Hemp CBD: A Current Look at the Industry
In late 2019, the United States Department of Agriculture (USDA) established the U.S. Domestic Hemp Production Program. States and Native American tribes must now submit plans to the USDA for approval to regulate hemp production in their areas. Additionally, the program provides a federal plan for producers in states or territories without policies.
The earlier passage of the 2018 Farm Bill set the stage for producers of hemp-derived cannabidiol (CBD) when it designated crops with a THC content no greater than 0.3% exempt from the Controlled Substances Act of 1970. The act had not previously distinguished Cannabis sativa L. (hemp) from its psychoactive cannabis cousin.
The popularity of CBD products has financial soothsayers predicting sales up to $20 billion by 2024. Hope for hemp is heady as this historically versatile plant enjoys a renaissance. Before the plant’s cultivation was outlawed, it was as American as apple pie. Colonists were required to grow it, and hemp rigging hoisted hemp sails on Navy ships.
While food, textiles, building materials, and some of the world’s strongest rope come from hemp, producing it for the CBD market presents unique challenges. We have some tips to help you navigate the emerging hemp CBD market.
Infusion of Confusion: State & Federal CBD Laws
When it comes to the legalization of medical and adult-use cannabis it’s been up to state and local governments to say yea or nay while the federal stance is still a hard no. The Farm Bill of 2018 created a role reversal with hemp CBD. Though federally legal, some state laws still prohibit or limit sales of hemp CBD infused drinks or supplements.
In Idaho, CBD must contain zero THC and be made from plant parts that exclude the flower. Kansas currently takes the same stance. South Dakota has long been hemp-averse. However, in March 2020, the governor of South Dakota finally signed into law a bill that legalized industrial hemp and CBD oil made from it.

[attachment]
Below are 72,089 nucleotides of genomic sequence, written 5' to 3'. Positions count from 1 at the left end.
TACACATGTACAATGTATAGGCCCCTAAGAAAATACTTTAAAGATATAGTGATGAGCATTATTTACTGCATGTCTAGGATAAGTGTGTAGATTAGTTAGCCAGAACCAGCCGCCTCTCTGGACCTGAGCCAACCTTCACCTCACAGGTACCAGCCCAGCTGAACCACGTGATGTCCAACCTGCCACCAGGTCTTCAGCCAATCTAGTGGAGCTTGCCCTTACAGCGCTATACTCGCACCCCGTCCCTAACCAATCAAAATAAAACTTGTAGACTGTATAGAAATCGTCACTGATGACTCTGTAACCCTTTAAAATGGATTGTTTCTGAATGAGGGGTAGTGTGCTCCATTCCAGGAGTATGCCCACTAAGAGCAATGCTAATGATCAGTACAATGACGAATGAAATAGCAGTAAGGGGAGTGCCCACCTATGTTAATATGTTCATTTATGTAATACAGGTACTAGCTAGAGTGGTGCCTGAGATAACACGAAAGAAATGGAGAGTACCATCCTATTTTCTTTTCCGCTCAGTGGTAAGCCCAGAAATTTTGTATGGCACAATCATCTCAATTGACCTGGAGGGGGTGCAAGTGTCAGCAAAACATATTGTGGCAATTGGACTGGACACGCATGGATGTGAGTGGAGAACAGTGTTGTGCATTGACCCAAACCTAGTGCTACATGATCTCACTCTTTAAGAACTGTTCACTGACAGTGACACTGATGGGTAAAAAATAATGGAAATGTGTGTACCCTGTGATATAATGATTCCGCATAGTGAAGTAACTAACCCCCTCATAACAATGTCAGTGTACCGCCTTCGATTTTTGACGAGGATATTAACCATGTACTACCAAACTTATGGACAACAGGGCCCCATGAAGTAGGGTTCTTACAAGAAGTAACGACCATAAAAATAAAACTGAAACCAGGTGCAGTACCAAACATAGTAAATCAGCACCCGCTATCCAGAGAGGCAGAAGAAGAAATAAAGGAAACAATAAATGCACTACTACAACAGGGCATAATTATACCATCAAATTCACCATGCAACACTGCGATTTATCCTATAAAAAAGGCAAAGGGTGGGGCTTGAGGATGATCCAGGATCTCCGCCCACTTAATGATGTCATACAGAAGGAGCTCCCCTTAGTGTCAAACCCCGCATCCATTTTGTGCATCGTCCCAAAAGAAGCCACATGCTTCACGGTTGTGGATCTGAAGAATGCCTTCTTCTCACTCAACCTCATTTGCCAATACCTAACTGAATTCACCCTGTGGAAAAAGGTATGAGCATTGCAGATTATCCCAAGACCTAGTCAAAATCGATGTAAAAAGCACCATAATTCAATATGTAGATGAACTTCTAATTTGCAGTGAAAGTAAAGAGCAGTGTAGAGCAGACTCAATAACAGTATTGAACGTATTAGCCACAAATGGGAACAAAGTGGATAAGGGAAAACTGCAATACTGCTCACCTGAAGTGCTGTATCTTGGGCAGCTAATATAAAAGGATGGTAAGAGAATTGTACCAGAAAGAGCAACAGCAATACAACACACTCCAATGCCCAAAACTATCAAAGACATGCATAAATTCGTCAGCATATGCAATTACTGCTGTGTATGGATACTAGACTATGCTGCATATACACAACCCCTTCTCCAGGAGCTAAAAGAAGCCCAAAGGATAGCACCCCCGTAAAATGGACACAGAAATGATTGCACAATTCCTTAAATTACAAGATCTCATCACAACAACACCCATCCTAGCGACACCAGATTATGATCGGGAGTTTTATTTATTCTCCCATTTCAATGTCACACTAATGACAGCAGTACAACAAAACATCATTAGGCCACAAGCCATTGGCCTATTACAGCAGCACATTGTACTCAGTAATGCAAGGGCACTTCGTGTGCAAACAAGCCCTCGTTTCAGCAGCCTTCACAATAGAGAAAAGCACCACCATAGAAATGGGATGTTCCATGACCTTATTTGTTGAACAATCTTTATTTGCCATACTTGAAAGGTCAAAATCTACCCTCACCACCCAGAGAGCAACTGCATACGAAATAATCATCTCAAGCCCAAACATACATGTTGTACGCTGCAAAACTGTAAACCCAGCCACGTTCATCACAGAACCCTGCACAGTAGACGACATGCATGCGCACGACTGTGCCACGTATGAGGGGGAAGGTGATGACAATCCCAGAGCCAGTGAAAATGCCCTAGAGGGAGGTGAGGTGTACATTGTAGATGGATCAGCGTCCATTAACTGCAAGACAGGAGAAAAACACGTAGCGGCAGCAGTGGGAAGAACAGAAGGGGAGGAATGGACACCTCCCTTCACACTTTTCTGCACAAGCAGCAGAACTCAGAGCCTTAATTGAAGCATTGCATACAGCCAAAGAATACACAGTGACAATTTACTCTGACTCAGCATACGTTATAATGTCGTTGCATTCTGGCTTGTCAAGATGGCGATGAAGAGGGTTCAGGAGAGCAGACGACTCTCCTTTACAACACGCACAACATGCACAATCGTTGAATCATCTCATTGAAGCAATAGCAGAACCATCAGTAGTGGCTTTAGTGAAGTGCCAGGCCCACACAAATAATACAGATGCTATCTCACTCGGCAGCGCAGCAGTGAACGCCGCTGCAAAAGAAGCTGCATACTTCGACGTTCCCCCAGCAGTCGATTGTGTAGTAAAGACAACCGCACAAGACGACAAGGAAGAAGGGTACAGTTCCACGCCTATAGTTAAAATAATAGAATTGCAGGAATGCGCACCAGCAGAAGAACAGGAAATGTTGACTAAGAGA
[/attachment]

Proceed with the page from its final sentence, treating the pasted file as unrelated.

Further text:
Other states lagged in their approval and understanding of hemp-derived CBD. Delays have resulted in product seizures and arrests of retailers and transporters.
The FDA Puts the Brakes On
If there weren’t enough confusion stemming from the states versus the Farm Bill, the federal government has created an apparent tug-of-war with itself.
The federal bill says yes to hemp CBD products with less than 0.3% THC. However, the Food and Drug Administration (FDA) currently says no to foods, beverages, and supplements that contain THC.
The passage of the 2018 bill shifted THC-compliant CBD from the purview of the Drug Enforcement Administration (DEA) to the FDA, where products containing THC have hit a regulatory purgatory. Hold-ups such as this may serve to hamper the market appeal for some investors who are waiting to see how product legislation evolves.
There is no shortage of CBD products on shelves and online. However, as of March 5, 2020, the FDA has approved just one: the epilepsy drug, Epidiolex. Further, the FDA has warned companies for violations that include marketing CBD products for therapeutic uses and for adding it to human and animal foods. Topicals within guidelines get a pass.
In March 2020, the FDA reopened their public docket regarding CBD encouraging “stakeholders to submit comments, data, and information relating to CBD to the public docket” — and providing a link to submit text and documents.